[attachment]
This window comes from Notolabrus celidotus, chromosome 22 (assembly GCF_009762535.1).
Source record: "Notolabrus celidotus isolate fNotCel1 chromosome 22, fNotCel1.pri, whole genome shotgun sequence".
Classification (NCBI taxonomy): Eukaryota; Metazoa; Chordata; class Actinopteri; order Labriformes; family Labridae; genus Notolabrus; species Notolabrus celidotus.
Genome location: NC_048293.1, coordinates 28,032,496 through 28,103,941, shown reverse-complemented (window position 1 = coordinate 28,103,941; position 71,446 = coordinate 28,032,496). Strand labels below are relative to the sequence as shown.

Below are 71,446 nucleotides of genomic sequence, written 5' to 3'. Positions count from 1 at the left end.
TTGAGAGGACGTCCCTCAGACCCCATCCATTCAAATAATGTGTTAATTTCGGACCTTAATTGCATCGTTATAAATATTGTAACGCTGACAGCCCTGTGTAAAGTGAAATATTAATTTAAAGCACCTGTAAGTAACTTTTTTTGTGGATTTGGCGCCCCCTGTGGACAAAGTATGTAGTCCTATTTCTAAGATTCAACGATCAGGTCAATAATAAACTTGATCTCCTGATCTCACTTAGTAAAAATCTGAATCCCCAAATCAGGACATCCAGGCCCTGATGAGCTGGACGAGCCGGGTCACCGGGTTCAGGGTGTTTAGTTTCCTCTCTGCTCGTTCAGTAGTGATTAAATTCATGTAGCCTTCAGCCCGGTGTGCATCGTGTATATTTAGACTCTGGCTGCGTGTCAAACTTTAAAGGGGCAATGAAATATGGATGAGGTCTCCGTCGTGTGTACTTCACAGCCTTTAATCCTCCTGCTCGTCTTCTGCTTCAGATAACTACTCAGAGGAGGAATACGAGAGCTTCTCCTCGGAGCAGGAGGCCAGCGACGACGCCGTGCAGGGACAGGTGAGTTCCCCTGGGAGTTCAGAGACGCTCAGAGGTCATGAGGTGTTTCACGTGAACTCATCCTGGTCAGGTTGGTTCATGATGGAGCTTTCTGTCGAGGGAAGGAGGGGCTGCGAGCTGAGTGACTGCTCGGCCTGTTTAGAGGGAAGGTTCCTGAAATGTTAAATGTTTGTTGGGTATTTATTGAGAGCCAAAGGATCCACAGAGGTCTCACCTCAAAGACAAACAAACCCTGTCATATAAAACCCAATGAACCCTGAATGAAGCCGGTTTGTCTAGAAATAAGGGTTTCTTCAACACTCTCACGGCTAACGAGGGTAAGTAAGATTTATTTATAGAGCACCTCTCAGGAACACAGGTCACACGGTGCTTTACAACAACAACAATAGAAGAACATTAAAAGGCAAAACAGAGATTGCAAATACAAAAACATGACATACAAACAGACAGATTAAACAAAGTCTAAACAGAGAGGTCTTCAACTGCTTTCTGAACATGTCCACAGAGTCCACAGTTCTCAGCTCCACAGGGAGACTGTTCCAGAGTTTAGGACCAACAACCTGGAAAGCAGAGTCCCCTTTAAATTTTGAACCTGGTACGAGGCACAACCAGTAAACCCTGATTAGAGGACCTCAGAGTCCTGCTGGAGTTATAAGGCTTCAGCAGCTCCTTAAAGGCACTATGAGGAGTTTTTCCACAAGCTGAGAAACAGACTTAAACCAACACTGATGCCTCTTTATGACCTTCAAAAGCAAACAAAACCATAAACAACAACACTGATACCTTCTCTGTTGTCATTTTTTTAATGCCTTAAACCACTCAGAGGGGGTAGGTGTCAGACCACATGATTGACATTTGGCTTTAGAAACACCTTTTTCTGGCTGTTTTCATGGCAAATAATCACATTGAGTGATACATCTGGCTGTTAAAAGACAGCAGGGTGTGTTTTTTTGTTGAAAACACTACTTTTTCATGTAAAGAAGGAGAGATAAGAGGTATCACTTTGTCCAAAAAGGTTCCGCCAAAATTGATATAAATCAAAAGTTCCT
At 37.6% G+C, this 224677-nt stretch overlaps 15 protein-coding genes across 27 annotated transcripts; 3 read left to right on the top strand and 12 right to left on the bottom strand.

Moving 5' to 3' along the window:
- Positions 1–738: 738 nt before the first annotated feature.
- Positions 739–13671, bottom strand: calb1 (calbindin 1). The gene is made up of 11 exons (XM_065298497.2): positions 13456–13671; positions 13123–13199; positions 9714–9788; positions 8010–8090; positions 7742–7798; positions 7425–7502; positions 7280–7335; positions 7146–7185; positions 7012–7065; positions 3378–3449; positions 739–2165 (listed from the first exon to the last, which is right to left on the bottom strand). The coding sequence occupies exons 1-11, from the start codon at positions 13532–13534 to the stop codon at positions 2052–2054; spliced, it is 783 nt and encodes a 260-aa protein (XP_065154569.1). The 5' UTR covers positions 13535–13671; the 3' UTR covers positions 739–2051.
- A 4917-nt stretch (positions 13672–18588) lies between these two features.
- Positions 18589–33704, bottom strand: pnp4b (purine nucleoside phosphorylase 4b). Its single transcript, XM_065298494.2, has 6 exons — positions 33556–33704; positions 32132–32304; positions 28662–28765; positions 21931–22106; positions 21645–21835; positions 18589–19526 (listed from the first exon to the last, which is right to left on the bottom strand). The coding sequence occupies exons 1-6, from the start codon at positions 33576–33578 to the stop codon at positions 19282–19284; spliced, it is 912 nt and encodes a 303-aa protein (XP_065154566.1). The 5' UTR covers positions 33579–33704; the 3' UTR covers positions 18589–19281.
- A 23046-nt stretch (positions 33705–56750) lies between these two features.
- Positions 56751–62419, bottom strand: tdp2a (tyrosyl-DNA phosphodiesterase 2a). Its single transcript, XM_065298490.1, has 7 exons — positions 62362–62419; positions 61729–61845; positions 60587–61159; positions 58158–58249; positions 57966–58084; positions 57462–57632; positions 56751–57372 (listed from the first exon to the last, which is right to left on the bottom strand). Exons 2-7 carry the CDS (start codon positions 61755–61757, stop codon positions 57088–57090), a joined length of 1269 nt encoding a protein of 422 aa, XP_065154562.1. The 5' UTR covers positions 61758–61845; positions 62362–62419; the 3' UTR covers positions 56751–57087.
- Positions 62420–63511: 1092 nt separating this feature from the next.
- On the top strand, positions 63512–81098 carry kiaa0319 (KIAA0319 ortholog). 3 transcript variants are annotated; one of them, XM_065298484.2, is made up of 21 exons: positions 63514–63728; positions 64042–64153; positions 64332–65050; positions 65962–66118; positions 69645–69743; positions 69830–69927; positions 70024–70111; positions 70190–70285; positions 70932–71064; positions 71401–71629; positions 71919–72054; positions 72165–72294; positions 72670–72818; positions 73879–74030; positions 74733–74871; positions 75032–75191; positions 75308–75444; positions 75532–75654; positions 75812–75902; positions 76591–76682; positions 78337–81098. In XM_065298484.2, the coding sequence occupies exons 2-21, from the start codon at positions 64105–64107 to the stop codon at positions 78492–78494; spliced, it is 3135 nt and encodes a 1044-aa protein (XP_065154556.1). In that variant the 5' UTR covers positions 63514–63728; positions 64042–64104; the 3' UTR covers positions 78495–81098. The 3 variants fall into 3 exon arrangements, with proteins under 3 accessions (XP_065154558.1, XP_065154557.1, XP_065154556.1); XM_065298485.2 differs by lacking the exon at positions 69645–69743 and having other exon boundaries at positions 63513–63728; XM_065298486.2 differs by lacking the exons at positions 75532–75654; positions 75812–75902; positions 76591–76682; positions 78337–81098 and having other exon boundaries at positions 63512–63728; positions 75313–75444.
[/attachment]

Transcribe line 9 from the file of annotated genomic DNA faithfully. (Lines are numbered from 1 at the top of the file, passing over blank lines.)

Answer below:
- Positions 1–738: 738 nt before the first annotated feature.